How do we test whether ‘potential information’ in fMRI (experimenter-as-receiver) is ‘actual information’ (cortex-as-receiver)?

In the previous section, we have highlighted that successful decoding reveals potential information, but that we need to go further to test whether different patterns of activity constitute actual information used by the brain, especially if those patterns are to be used to make inferences about the nature of underlying representations (Kriegeskorte, 2009; Kriegeskorte, Mur, & Bandettini, 2008; Kriegeskorte & Kievit, 2013; Nili et al., 2014) and about the computations by which representations are combined (Baeck, Wagemans, & Op de Beeck, 2013). This section will consider a range of approaches for testing whether information decoded by the ‘experimenter-as-receiver’ is actual information used by the ‘cortex-as-receiver’.

One approach to providing evidence that potential sources of information (identified with experimenter-as-receiver) are in fact information with cortex-as-receiver is to look for a trial-by-trial correlation between the performance based on fMRI-MVPA and the behavioral performance of the participant (as used in single-cell studies described in the previous section). Using this approach, Williams et al. (2007) argued that ‘only some spatial patterns of fMRI response are read out in task performance.’ Their paper started from the observation that the patterns of neural activity in a number of different areas of the brain could be used to successfully decode which of three shape categories was presented to a participant. Only one of these three areas (the Lateral Occipital Cortex, LOC) revealed a correlation between the classifications based on neural activity and the behavioral classification judgments made by the participants. In simpler terms, when the participant made a mistake, the output of the decoding based on patterns of activity in LOC often produced the same mistake. The decoding based on patterns from the ‘retinotopic cortex’Footnote 1 also produced errors, but these did not correlate with the behavior of the participant. Based on this finding, the authors argued that, whilst many areas may contain informative patterns of activation, only the pattern of activation present in a particular area (LOC in this case) is actually ‘read out’ or used in forming the participant’s behavioral response. By explicitly testing the link between decoding performance and behavioral performance, this study constitutes an important advance on many MVPA studies in providing more evidence that the activity in a given area of the brain really is information with cortex-as-receiver. At the same time, however, it raises some challenging questions if their logic is followed. Are we to assume that the behavior of the participant is literally based on a linear classification of the patterns of activity in LOC? If this is the case, what area of the brain is able to act as a receiver integrating signals from the whole of LOC (used to identify the potential information with fMRI)? The lack of a correlation between the patterns in ‘retinotopic cortex’ with behavior also leaves open many questions: Are these patterns in retinotopic areas a mere consequence of the way representations cluster (like those seen in spatial maps) that plays no role in the computation of shape? Or are the large-scale patterns evident in early areas directly used (transformed in some way) to construct representations of shape in intermediate visual areas?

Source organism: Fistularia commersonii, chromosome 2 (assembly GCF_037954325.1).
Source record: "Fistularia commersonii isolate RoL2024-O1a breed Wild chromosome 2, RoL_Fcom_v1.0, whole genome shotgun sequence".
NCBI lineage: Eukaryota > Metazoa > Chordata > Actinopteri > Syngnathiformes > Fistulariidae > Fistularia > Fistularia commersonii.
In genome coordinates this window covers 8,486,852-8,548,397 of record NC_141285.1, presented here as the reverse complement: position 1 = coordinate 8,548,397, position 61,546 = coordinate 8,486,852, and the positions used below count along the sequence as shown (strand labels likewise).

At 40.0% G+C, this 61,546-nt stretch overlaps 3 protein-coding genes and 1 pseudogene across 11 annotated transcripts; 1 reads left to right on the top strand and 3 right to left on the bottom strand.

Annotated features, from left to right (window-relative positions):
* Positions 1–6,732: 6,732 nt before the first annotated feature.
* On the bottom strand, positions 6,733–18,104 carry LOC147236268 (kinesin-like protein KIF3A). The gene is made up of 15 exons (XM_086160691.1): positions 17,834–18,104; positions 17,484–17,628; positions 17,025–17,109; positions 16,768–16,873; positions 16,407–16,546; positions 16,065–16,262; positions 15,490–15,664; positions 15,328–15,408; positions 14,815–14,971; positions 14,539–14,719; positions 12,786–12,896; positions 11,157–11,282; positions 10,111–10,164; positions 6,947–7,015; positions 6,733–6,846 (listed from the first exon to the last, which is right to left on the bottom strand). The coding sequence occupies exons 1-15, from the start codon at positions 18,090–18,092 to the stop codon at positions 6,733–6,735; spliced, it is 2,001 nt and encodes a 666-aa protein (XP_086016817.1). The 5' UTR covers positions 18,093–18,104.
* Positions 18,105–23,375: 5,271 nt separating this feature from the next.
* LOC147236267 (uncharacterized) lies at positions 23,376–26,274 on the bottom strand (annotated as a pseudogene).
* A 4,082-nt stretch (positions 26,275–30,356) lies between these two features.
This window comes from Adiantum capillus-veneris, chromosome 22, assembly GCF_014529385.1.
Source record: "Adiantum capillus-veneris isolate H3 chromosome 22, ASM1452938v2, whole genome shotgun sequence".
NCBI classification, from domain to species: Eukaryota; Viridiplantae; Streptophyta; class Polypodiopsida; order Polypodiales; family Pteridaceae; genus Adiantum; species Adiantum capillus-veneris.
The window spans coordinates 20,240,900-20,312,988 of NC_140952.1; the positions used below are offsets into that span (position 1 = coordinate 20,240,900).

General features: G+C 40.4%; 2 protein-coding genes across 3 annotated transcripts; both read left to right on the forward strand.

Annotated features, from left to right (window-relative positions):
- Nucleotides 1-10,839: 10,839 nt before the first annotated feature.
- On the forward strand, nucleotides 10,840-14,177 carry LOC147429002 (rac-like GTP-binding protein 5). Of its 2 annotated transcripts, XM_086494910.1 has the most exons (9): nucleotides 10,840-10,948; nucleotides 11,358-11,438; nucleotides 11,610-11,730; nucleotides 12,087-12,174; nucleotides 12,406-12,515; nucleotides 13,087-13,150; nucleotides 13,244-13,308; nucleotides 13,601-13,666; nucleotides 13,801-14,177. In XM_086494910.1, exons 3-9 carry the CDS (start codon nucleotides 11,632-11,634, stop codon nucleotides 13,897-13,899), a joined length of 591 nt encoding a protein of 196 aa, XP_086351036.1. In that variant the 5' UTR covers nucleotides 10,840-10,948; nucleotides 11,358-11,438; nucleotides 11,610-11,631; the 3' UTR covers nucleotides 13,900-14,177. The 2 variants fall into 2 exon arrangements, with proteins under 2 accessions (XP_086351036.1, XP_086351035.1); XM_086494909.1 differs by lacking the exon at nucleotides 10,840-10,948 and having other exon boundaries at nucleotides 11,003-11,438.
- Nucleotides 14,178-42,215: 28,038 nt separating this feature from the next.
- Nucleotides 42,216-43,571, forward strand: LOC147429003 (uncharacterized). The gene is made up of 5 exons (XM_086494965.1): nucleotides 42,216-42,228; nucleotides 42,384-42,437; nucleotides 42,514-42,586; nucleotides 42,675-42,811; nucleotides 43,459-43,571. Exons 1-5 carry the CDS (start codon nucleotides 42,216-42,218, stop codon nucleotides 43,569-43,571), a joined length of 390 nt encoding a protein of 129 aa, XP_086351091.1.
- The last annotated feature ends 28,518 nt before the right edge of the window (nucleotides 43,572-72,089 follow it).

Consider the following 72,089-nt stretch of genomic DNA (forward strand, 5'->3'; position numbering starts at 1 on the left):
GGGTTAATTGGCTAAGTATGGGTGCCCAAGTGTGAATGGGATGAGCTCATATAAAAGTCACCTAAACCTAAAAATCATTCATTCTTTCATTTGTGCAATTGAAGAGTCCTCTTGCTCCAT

Thus, whilst a correlation with behavior is a useful first step (and could be used more routinely in fMRI-MVPA research), we still need to focus on ‘what causes what’ in the brain to be sure that decoding with fMRI reveals information used by the brain. V1 is a perfect case in point because, although many higher areas feed-back to V1, V1 does not directly project to areas that are likely to be involved in making a final decision (Kravitz et al., 2013). Thus, for V1, the pertinent question is often not whether it directly drives (and thus correlates with) behavior, but whether it drives activity in other intermediate areas of the brain such as V2 or MT.